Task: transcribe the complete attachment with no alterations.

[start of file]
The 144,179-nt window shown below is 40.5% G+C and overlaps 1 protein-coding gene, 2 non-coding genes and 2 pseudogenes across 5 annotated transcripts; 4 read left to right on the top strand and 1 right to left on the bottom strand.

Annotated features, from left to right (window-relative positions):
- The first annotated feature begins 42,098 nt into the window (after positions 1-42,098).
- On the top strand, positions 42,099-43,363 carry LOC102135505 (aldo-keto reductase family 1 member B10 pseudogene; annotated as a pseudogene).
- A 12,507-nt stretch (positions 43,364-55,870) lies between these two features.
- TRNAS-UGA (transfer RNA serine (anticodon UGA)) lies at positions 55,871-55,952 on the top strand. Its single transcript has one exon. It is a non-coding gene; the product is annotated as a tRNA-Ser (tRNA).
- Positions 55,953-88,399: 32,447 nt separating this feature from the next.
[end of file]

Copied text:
The 144,179-nt window shown below is 40.5% G+C and overlaps 1 protein-coding gene, 2 non-coding genes and 2 pseudogenes across 5 annotated transcripts; 4 read left to right on the top strand and 1 right to left on the bottom strand.

Annotated features, from left to right (window-relative positions):
- The first annotated feature begins 42,098 nt into the window (after positions 1-42,098).
- On the top strand, positions 42,099-43,363 carry LOC102135505 (aldo-keto reductase family 1 member B10 pseudogene; annotated as a pseudogene).
- A 12,507-nt stretch (positions 43,364-55,870) lies between these two features.
- TRNAS-UGA (transfer RNA serine (anticodon UGA)) lies at positions 55,871-55,952 on the top strand. Its single transcript has one exon. It is a non-coding gene; the product is annotated as a tRNA-Ser (tRNA).
- Positions 55,953-88,399: 32,447 nt separating this feature from the next.